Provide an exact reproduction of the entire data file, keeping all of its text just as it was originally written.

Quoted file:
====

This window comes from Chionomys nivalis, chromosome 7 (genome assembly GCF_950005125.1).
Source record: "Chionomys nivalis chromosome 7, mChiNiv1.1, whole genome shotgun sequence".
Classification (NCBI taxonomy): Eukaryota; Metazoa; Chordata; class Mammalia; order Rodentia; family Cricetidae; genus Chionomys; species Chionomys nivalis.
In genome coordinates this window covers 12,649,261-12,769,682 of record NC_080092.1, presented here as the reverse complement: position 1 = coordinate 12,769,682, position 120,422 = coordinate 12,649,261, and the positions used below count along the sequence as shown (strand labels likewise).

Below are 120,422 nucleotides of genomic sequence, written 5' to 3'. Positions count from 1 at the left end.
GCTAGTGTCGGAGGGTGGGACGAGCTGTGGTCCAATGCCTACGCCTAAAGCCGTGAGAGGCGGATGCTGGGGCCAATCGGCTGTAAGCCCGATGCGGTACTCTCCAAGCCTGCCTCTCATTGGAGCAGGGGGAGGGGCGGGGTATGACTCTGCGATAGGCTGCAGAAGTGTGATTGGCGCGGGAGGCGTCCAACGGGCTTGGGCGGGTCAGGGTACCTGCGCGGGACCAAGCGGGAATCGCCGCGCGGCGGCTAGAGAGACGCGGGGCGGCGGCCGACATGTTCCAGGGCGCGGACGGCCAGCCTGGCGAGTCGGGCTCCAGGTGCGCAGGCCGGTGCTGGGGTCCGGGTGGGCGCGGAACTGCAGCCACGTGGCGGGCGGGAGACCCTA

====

This window comes from Chionomys nivalis, chromosome 7 (genome assembly GCF_950005125.1).
Source record: "Chionomys nivalis chromosome 7, mChiNiv1.1, whole genome shotgun sequence".
Classification (NCBI taxonomy): Eukaryota; Metazoa; Chordata; class Mammalia; order Rodentia; family Cricetidae; genus Chionomys; species Chionomys nivalis.
In genome coordinates this window covers 12,649,261-12,769,682 of record NC_080092.1, presented here as the reverse complement: position 1 = coordinate 12,769,682, position 120,422 = coordinate 12,649,261, and the positions used below count along the sequence as shown (strand labels likewise).

Below are 120,422 nucleotides of genomic sequence, written 5' to 3'. Positions count from 1 at the left end.
GCTAGTGTCGGAGGGTGGGACGAGCTGTGGTCCAATGCCTACGCCTAAAGCCGTGAGAGGCGGATGCTGGGGCCAATCGGCTGTAAGCCCGATGCGGTACTCTCCAAGCCTGCCTCTCATTGGAGCAGGGGGAGGGGCGGGGTATGACTCTGCGATAGGCTGCAGAAGTGTGATTGGCGCGGGAGGCGTCCAACGGGCTTGGGCGGGTCAGGGTACCTGCGCGGGACCAAGCGGGAATCGCCGCGCGGCGGCTAGAGAGACGCGGGGCGGCGGCCGACATGTTCCAGGGCGCGGACGGCCAGCCTGGCGAGTCGGGCTCCAGGTGCGCAGGCCGGTGCTGGGGTCCGGGTGGGCGCGGAACTGCAGCCACGTGGCGGGCGGGAGACCCTA